So many times I get questions about how to use DSLR cameras such as the 5D, 7D, or T2i. I don't mind them but people think I have taken courses on them or something. To be honest I got my 7D in the beginning of the whole Hdslr awakening. I'd taken cinematography one, which was of absolutely no help to me in regards to camera, but other than that I was still in camera virgin land other than using cameras with dv tape. I just got into the whole letus adapter thing right before it became obsolete.
So how do you go about learning how to use a dslr? Basically, you have to learn about cinematography. That's going to be your main asset when using any camera. I had my 7D for a couple of months and everything was extremely overwhelming. I didn't find a book that spelled everything out for me but basically you need to know these things like the back of your hand:
Frames per second
and the most important thing...
Post Production workflow. You can shoot the next Inglorious Basterds but have nothing to show for it if you don't get this down.
Also DSLRs have MANY hidden costs.
Harddrive for storing footage. $100+
Want to shoot hand held? HH rig $250-$800
Follow Focus? $150-$450
Outside during the day? ND Filters $100
And thats just off the top of my head. These are all estimates by the way. So the nitty gritty. Where to obtain the knowledge of how to actually use your investment. I say investment because thats what it is. If you are just buying one to take cool pictures or cool video then save your money. But the source of all dslr information is...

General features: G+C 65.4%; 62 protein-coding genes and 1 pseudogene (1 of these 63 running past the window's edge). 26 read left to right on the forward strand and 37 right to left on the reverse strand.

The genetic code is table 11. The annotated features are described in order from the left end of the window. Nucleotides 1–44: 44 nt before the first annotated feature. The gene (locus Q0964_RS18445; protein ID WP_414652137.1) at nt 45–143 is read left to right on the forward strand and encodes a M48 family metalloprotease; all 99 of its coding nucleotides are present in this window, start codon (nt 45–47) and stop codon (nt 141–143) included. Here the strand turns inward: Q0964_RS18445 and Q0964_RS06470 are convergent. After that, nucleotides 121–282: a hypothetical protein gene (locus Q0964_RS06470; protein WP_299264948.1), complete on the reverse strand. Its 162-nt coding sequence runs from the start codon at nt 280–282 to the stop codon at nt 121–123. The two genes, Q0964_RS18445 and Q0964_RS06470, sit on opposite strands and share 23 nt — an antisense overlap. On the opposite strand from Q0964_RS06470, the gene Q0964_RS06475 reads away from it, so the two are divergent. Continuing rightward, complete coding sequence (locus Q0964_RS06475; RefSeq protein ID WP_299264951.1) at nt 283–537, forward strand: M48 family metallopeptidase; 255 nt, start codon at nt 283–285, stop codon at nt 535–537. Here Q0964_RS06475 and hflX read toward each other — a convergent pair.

The one thing that is free with a dslr is knowledge. That's if you know where to look. I know that Philip Bloom gets a lot of flack because he's not the best filmmaker but man has this guy championed the age of DSLRs. He's made it mainstream and he has even put together a thing called Vimeo Video School. I wish these videos were out when I was starting out. Would have helped me lots.
The other guy I follow really closely is Robin Schmidt, AKA, El Skid
This guy is really in the same boat as all of us right now. He has done numerous music videos and things but still finds himself without a job. He wants to do narrative dramas and he understands how hard it is to break into that. He is currently embarking on a youtube angle to gain a crowd following. He also regularly posts problems and solutions he runs into along with reviews of products and of course some guides to dslrs.
And lastly everyone should sign up for the weekly email from
They have saved me when I was in a bind and didn't have time to set up a steadicam for a pushin type shot. Luckily I learned a magic trick from these guys that let me pull it off and ultimately turned out to be the best shot of the movie.
Ultimately, to get better at what you want to do, go out there and do it. You can get into intellectual arguments about frame rates and exposures and what not but to be honest nobody gives a damn. They care if it looks good, not if your frame rate was 30 or 24. (NEVER do 30). But in all seriousness go and test it and you will see what problems come up.
And don't ask me for help when I've given you everything you need to get started here. Lol. Thanks for reading.